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Famous Alaskan Glaciers
 
McBride Glacier in Glacier Bay
NPS
McBride Glacier in the Glacier Bay National Park




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Glacier Bay
McBride Glacier, the only tidewater glacier in the East Arm, is approximately 40 nautical miles from Bartlett Cove.

If you are kayaking, McBride Glacier is a good destination because it attracts fewer motorized vessels and is a very active glacier. However never paddle (or take a boat) into McBride Inlet due to its hazardous entrance.

Tidewater glaciers consist of recurring periods of advance alternating with rapid retreat and punctuated by periods of stability. During portions of its cycle, a tidewater glacier is relatively insensitive to climate change.

For more information please visit http://nps.gov/glba

View video about glaciers.



 
Matanuska Glacier in the Fall
AK DOT
Matanuska Glacier

Southcentral Alaska Glaciers

The Matanuska (Mat-Su) Glacier  

One of the most beautiful glaciers in Alaska accessible by car. It is about two hours north of Anchorage on the Glenn Highway.

A state recreation site offers 12 campsites and trails to glacier viewing. For more information visit the Alaska State Parks website at
http://dnr.alaska.gov/parks/aspunits/matsu/matsuglsrs.htm



 
Portage Glacier
USFS
Portage Glacier

Portage Glacier

One of the most visited glaciers in the Chugach National Forest, an hour (50 miles) south of Anchorage off the Seward Highway.

The Begich, Boggs Visitor Center is your gateway to the glaciers. The Center offers opportunities to learn about the Chugach National Forest and glaciers with fun and interactive exhibits.

From the center one can take a short boat trip to view the glaciers or hike along the nature paths.

Also, near the visitor center there are a total of 50 campsites at the Williwaw and Black Bear campgrounds.
For more information on Portage Glacier visit the Chugach National Forest website.

 



 
Spencer Glacier boat trip
NPS Chris Smith
Boat tour at Spencer Glacier

Spencer Glacier

Also located in Chugach National Forest, can only be accessed by railroad from Anchorage or Portage.
A short hike (3/4 mile) allows visitors a view of the glacier and a raft trip down the river to the train if desired.
For more information visit the Alaska Railroad Spencer Glacier webpage.

 



 
Exit Glacier
NPS
Exit Glacier in Kenai Fjords National Park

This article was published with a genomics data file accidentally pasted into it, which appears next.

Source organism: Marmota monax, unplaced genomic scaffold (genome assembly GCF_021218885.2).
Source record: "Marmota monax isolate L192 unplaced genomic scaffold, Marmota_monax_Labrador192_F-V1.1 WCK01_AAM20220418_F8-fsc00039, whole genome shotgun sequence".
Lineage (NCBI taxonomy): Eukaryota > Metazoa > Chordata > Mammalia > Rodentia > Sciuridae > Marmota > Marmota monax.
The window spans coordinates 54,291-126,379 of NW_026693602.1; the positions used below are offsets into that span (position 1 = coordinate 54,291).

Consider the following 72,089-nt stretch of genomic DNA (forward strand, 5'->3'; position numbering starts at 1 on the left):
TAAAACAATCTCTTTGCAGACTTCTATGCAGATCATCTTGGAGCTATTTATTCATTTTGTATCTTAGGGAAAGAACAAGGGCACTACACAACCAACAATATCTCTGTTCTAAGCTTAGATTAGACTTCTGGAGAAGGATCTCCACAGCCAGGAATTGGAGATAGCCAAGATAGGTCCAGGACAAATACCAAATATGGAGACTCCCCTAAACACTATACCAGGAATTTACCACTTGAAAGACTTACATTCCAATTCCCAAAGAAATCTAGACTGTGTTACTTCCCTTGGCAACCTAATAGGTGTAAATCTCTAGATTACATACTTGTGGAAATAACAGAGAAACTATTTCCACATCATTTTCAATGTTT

Exit Glacier

Is one of the most visited glaciers in the state, and the only part of the Kenai Fjords National Park accessible by road.
Visitors can take a short walk to reach the face of the glacier or hike a little further to the Harding Icefield.
There are 12 campsites available from Memorial Day through Labor Day.
For more information visit the Kenai Fjords Naitonal Park website

 



 
Columbia Glacier, Valdez, Alaska
Carl Tape
Columbia Glacier

Prince William Sound Glaciers

The Columbia Glacier

Named after the elite ivy-league school in 1899 by the Harriman Alaska Expedition.
It is approximately 400 square miles, 32 miles long and 1,800 feet thick.
The glacier can be viewed by boat tours or ferry from both Valdez and Whittier.


 
Worthington Glacier
USGS
Worthington Glacier

Worthington Glacier

Located just north of Valdez by road.
The average amount of snowfall in the mountains that feed this glacier is over 250 inches per year. 
There is a state recreation site which allows visitors to view the glacier and its moraines.
For more information visit the
Alaska Division of Parks and Outdoor Recreation: Prince William Sound website


 
Mendenhall Glacier Juneau, AK
USGS
Mendenhall Glacier

Southeast Alaska Glaciers

Mendenhall Glacier

Formerly known as Sitantagu (meaning "The Glacier Behind the Town").
Located near Juneau in the Tongass National Forest.
The visitor center near the glacier is the first visitor center built in the nation (dedicated in 1963).
There are elevated access boardwalks for wildlife viewing and trails for more glacier observing opportunities.
For more information, visit the Tongass National Forest website


 
Malaspina Glacier
NPS
Malaspina Glacier

The Malaspina Glacier

Located in Wrangell-St. Elias National Park and Preserve.
This glacier is the largest piedmont glacier in North America; spanning 60 miles across.
It covers 850 square miles, which is almost the same size as Rhode Island.
For more information, visit the Wrangell-St. Elias National Park and Preserve website


 
bird flying in a glacier
NPS
A bird flying through a glacier.

Experience Glaciers

Whether seen from the water at Glacier Bay, from the air, or up-close as you hike across a field of ice, your first sight of Alaska’s glaciers is breathtaking. You’ll find more glaciers in the Alaskan national parks than anywhere else, which keeps these ancient monuments of ice accessible to all, including scientists who are closely studying the role of glaciers in our changing climate. 

For more information visit: http://alaskacenters.gov/experience-glaciers.cfm





 
Wide landscape shot of the Yukon River as it wraps around a low mountain. A green wetland is to the right of the river proper. Did You Know?
Yukon-Charley Rivers National Preserve was established in order to protect the highest concentration of nesting peregrine falcons in North America, which constitutes 20 percent of the Alaska peregrine falcon population.